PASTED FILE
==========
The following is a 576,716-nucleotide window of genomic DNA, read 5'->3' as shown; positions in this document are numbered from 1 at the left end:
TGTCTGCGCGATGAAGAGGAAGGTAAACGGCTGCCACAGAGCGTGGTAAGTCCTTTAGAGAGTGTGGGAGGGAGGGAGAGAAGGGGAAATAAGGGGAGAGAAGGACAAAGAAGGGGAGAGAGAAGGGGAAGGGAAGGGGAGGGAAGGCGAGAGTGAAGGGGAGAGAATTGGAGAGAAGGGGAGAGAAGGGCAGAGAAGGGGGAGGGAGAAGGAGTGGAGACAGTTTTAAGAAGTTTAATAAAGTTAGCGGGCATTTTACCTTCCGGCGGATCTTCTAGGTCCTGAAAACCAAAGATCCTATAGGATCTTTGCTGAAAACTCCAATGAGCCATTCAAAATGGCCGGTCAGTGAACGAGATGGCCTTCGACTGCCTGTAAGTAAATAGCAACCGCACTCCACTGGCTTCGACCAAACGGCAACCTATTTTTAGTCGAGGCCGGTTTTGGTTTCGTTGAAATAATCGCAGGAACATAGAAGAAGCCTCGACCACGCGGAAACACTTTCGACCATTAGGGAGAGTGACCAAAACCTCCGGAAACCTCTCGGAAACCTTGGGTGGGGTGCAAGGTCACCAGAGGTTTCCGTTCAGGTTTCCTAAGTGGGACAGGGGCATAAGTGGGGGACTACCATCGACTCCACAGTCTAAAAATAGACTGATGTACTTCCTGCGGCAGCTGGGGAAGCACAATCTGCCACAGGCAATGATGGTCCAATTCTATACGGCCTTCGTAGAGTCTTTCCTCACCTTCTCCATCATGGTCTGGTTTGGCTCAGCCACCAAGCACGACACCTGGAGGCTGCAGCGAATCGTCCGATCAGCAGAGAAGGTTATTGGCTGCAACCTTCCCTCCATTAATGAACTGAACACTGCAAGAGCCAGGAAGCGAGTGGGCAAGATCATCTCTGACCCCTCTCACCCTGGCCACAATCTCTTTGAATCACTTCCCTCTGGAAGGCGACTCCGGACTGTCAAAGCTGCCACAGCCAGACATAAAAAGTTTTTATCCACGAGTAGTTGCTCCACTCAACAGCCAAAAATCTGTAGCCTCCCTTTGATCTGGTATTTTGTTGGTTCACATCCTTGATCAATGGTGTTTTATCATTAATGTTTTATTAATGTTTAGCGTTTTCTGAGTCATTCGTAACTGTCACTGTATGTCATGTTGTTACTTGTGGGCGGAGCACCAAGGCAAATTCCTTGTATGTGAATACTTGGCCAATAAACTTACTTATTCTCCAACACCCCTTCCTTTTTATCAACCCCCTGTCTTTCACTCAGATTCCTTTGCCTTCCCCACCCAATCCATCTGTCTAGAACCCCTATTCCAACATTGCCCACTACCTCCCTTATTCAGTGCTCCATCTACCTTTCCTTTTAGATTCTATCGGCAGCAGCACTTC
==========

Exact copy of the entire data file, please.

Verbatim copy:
The following is a 576,716-nucleotide window of genomic DNA, read 5'->3' as shown; positions in this document are numbered from 1 at the left end:
TGTCTGCGCGATGAAGAGGAAGGTAAACGGCTGCCACAGAGCGTGGTAAGTCCTTTAGAGAGTGTGGGAGGGAGGGAGAGAAGGGGAAATAAGGGGAGAGAAGGACAAAGAAGGGGAGAGAGAAGGGGAAGGGAAGGGGAGGGAAGGCGAGAGTGAAGGGGAGAGAATTGGAGAGAAGGGGAGAGAAGGGCAGAGAAGGGGGAGGGAGAAGGAGTGGAGACAGTTTTAAGAAGTTTAATAAAGTTAGCGGGCATTTTACCTTCCGGCGGATCTTCTAGGTCCTGAAAACCAAAGATCCTATAGGATCTTTGCTGAAAACTCCAATGAGCCATTCAAAATGGCCGGTCAGTGAACGAGATGGCCTTCGACTGCCTGTAAGTAAATAGCAACCGCACTCCACTGGCTTCGACCAAACGGCAACCTATTTTTAGTCGAGGCCGGTTTTGGTTTCGTTGAAATAATCGCAGGAACATAGAAGAAGCCTCGACCACGCGGAAACACTTTCGACCATTAGGGAGAGTGACCAAAACCTCCGGAAACCTCTCGGAAACCTTGGGTGGGGTGCAAGGTCACCAGAGGTTTCCGTTCAGGTTTCCTAAGTGGGACAGGGGCATAAGTGGGGGACTACCATCGACTCCACAGTCTAAAAATAGACTGATGTACTTCCTGCGGCAGCTGGGGAAGCACAATCTGCCACAGGCAATGATGGTCCAATTCTATACGGCCTTCGTAGAGTCTTTCCTCACCTTCTCCATCATGGTCTGGTTTGGCTCAGCCACCAAGCACGACACCTGGAGGCTGCAGCGAATCGTCCGATCAGCAGAGAAGGTTATTGGCTGCAACCTTCCCTCCATTAATGAACTGAACACTGCAAGAGCCAGGAAGCGAGTGGGCAAGATCATCTCTGACCCCTCTCACCCTGGCCACAATCTCTTTGAATCACTTCCCTCTGGAAGGCGACTCCGGACTGTCAAAGCTGCCACAGCCAGACATAAAAAGTTTTTATCCACGAGTAGTTGCTCCACTCAACAGCCAAAAATCTGTAGCCTCCCTTTGATCTGGTATTTTGTTGGTTCACATCCTTGATCAATGGTGTTTTATCATTAATGTTTTATTAATGTTTAGCGTTTTCTGAGTCATTCGTAACTGTCACTGTATGTCATGTTGTTACTTGTGGGCGGAGCACCAAGGCAAATTCCTTGTATGTGAATACTTGGCCAATAAACTTACTTATTCTCCAACACCCCTTCCTTTTTATCAACCCCCTGTCTTTCACTCAGATTCCTTTGCCTTCCCCACCCAATCCATCTGTCTAGAACCCCTATTCCAACATTGCCCACTACCTCCCTTATTCAGTGCTCCATCTACCTTTCCTTTTAGATTCTATCGGCAGCAGCACTTC